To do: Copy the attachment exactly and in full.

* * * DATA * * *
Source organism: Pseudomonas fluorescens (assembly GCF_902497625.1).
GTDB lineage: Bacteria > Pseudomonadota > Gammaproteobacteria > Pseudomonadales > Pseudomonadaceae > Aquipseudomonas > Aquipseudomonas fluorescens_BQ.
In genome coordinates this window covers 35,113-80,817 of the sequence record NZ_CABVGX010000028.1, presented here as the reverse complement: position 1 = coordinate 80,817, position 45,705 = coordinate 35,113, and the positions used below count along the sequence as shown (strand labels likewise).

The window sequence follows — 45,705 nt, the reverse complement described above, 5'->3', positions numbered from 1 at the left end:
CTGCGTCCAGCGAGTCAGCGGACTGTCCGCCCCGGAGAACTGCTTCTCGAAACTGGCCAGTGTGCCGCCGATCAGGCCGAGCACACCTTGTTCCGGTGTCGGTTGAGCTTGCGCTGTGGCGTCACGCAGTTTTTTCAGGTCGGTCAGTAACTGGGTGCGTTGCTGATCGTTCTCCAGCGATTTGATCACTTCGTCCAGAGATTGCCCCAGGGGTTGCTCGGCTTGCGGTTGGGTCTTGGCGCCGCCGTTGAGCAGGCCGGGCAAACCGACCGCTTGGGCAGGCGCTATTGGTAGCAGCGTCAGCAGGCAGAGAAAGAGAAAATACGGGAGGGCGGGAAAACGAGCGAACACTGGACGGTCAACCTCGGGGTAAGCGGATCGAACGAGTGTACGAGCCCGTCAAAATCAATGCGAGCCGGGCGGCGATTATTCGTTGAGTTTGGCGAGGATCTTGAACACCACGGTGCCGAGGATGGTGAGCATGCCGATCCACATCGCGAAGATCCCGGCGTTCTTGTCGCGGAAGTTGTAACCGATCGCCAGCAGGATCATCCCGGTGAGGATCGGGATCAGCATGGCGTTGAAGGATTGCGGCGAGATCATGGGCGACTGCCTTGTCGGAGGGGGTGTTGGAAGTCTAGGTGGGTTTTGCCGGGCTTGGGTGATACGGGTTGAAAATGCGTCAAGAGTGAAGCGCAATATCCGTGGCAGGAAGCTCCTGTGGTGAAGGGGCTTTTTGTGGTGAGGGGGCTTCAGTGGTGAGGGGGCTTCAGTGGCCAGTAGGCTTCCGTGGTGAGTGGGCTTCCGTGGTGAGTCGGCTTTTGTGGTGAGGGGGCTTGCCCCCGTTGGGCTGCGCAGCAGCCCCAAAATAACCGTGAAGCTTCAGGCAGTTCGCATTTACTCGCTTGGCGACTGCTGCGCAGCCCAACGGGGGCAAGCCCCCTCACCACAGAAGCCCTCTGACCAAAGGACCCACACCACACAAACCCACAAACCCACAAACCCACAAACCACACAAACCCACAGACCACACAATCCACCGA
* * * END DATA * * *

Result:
Source organism: Pseudomonas fluorescens (assembly GCF_902497625.1).
GTDB lineage: Bacteria > Pseudomonadota > Gammaproteobacteria > Pseudomonadales > Pseudomonadaceae > Aquipseudomonas > Aquipseudomonas fluorescens_BQ.
In genome coordinates this window covers 35,113-80,817 of the sequence record NZ_CABVGX010000028.1, presented here as the reverse complement: position 1 = coordinate 80,817, position 45,705 = coordinate 35,113, and the positions used below count along the sequence as shown (strand labels likewise).

The window sequence follows — 45,705 nt, the reverse complement described above, 5'->3', positions numbered from 1 at the left end:
CTGCGTCCAGCGAGTCAGCGGACTGTCCGCCCCGGAGAACTGCTTCTCGAAACTGGCCAGTGTGCCGCCGATCAGGCCGAGCACACCTTGTTCCGGTGTCGGTTGAGCTTGCGCTGTGGCGTCACGCAGTTTTTTCAGGTCGGTCAGTAACTGGGTGCGTTGCTGATCGTTCTCCAGCGATTTGATCACTTCGTCCAGAGATTGCCCCAGGGGTTGCTCGGCTTGCGGTTGGGTCTTGGCGCCGCCGTTGAGCAGGCCGGGCAAACCGACCGCTTGGGCAGGCGCTATTGGTAGCAGCGTCAGCAGGCAGAGAAAGAGAAAATACGGGAGGGCGGGAAAACGAGCGAACACTGGACGGTCAACCTCGGGGTAAGCGGATCGAACGAGTGTACGAGCCCGTCAAAATCAATGCGAGCCGGGCGGCGATTATTCGTTGAGTTTGGCGAGGATCTTGAACACCACGGTGCCGAGGATGGTGAGCATGCCGATCCACATCGCGAAGATCCCGGCGTTCTTGTCGCGGAAGTTGTAACCGATCGCCAGCAGGATCATCCCGGTGAGGATCGGGATCAGCATGGCGTTGAAGGATTGCGGCGAGATCATGGGCGACTGCCTTGTCGGAGGGGGTGTTGGAAGTCTAGGTGGGTTTTGCCGGGCTTGGGTGATACGGGTTGAAAATGCGTCAAGAGTGAAGCGCAATATCCGTGGCAGGAAGCTCCTGTGGTGAAGGGGCTTTTTGTGGTGAGGGGGCTTCAGTGGTGAGGGGGCTTCAGTGGCCAGTAGGCTTCCGTGGTGAGTGGGCTTCCGTGGTGAGTCGGCTTTTGTGGTGAGGGGGCTTGCCCCCGTTGGGCTGCGCAGCAGCCCCAAAATAACCGTGAAGCTTCAGGCAGTTCGCATTTACTCGCTTGGCGACTGCTGCGCAGCCCAACGGGGGCAAGCCCCCTCACCACAGAAGCCCTCTGACCAAAGGACCCACACCACACAAACCCACAAACCCACAAACCCACAAACCACACAAACCCACAGACCACACAATCCACCGA